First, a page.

|Ph.D Student||Ariel Keselman|
|Subject||Towards a Better Paradigm of Galaxy Formation|
|Department||Department of Physics||Supervisor||Full Professor Nusser Adi|
|Full Thesis text|
In this thesis I present several studies of topics at the forefront of galaxy formation theory, first within the framework of the standard cosmological scenario, LCDM, and then including an extension acting over galactic scales. The first study deals with the mechanisms by which regions neighboring a galaxy affect its history of mass assembly (assembly bias). In this study we develop a novel technique designed to avoid highly non-linear dynamics, and use a suite of cosmological simulations to show that assembly bias is imprinted at very early stages of galaxy formation. We show also that haloes tend to form earlier in regions initially collapsing along a single dimension, i.e. planar collapse. The next study deals with the formation mechanisms of galactic bulges with disk-like features (i.e. pseudo-bulges). We perform several high-resolution, star forming hydrodynamical simulations of major mergers of identical pure-disc galaxies, and analyze them with an observational approach. We show that highly coherent rotation of stellar particles in the remnants core is a common outcome of major mergers of gas rich disc galaxies. These cores are made of young stars formed in the main merger star-burst. This result could greatly ease tension between recent observations of our galactic neighborhood and bulge-formation theory. Last, I present two studies of an extension to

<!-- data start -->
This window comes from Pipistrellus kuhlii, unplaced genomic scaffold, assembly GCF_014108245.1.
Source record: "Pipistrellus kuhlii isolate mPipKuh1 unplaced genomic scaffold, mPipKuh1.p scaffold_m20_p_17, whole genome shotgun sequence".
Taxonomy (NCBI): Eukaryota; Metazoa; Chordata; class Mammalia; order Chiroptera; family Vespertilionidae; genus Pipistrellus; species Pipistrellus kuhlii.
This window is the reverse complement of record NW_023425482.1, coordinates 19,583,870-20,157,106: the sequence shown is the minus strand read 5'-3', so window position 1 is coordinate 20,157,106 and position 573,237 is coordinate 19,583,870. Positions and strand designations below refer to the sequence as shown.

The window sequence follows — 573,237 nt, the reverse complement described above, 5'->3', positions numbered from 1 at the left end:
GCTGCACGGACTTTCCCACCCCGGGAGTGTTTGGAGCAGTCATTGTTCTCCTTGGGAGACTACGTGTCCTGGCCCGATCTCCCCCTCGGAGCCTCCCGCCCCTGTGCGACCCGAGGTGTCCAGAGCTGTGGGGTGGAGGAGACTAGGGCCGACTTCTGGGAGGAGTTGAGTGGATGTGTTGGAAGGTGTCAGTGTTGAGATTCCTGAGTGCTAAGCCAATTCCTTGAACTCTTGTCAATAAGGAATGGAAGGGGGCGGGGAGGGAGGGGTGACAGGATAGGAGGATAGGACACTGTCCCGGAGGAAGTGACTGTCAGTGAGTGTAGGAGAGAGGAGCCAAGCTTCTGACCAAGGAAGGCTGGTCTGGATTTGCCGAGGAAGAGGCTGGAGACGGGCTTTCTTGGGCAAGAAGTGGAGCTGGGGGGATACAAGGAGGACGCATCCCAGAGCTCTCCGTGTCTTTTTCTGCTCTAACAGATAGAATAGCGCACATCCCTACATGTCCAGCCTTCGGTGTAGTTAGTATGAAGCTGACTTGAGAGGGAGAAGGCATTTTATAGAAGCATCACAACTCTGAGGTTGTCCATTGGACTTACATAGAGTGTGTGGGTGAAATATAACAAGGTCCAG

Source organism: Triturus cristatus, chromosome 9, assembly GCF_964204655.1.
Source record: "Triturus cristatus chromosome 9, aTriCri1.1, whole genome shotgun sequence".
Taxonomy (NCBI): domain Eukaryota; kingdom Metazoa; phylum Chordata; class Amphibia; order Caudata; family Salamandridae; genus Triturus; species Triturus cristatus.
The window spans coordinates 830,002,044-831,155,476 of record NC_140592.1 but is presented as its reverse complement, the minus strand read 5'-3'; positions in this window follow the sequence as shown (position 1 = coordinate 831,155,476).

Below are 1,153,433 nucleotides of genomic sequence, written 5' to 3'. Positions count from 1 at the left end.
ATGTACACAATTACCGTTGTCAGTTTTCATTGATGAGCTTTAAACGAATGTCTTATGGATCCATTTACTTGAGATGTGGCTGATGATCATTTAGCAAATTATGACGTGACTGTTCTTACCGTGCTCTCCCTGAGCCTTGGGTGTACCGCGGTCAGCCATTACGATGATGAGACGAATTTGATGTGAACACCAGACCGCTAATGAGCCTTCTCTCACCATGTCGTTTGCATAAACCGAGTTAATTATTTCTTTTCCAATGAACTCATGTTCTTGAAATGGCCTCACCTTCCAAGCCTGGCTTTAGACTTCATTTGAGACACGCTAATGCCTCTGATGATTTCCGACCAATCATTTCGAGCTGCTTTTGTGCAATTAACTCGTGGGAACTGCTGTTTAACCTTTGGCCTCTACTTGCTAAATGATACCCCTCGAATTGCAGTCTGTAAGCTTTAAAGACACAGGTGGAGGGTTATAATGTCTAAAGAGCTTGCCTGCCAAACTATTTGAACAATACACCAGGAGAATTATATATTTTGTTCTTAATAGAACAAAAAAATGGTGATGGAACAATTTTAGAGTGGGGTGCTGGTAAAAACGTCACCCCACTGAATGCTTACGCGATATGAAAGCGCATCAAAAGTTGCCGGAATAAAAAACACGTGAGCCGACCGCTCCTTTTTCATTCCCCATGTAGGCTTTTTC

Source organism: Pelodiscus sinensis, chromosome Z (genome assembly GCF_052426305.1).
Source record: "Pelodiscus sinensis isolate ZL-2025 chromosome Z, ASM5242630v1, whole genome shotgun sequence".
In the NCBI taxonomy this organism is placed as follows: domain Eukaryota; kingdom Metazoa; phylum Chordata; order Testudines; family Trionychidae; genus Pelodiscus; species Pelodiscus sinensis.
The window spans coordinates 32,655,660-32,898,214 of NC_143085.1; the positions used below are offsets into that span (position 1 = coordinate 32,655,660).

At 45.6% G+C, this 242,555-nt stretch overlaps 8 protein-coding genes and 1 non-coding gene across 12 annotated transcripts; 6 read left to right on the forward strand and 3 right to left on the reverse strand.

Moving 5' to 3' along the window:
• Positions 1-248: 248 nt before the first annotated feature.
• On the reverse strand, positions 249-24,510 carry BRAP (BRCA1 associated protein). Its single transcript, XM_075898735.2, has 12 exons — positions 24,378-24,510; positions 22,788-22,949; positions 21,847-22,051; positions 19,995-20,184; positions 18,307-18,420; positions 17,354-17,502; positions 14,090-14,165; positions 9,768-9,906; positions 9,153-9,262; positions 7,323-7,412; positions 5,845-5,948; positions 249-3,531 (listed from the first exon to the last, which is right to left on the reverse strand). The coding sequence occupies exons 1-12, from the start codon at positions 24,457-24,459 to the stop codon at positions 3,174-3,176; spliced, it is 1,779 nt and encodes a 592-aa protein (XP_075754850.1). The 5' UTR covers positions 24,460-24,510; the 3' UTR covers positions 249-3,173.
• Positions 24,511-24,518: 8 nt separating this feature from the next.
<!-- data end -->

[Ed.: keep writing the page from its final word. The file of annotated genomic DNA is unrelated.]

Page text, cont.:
CDM, which we term ReBEL (daRk Breaking Equivalence principle). In this scenario, a long-range force acts only between non-baryonic particles, in addition to gravity, and at scales below galactic. The most distinctive feature in ReBEL is that galactic structure forms faster, resulting in a recent quiescent epoch at the galactic level, allowing galaxies to form giant thin disks. We study the implications at a cosmological level, reproducing the observed two-point correlation function, and Lya power spectrum, and at a galactic scale, reproducing observed satellite patterns such as the Sagittarius stellar stream. On galactic scales ReBEL predicts the existence of orphan streams with large pericentric radii, and the absence of significant DM mass in the core of the Sgr stellar stream. On cosmological scales it predicts that baryonic mass in galaxies and groups of galaxies should be correlated to their total mass, and should be lower than
what is expected in the standard cosmological scenario. It also predicts a lower halo density in void regions.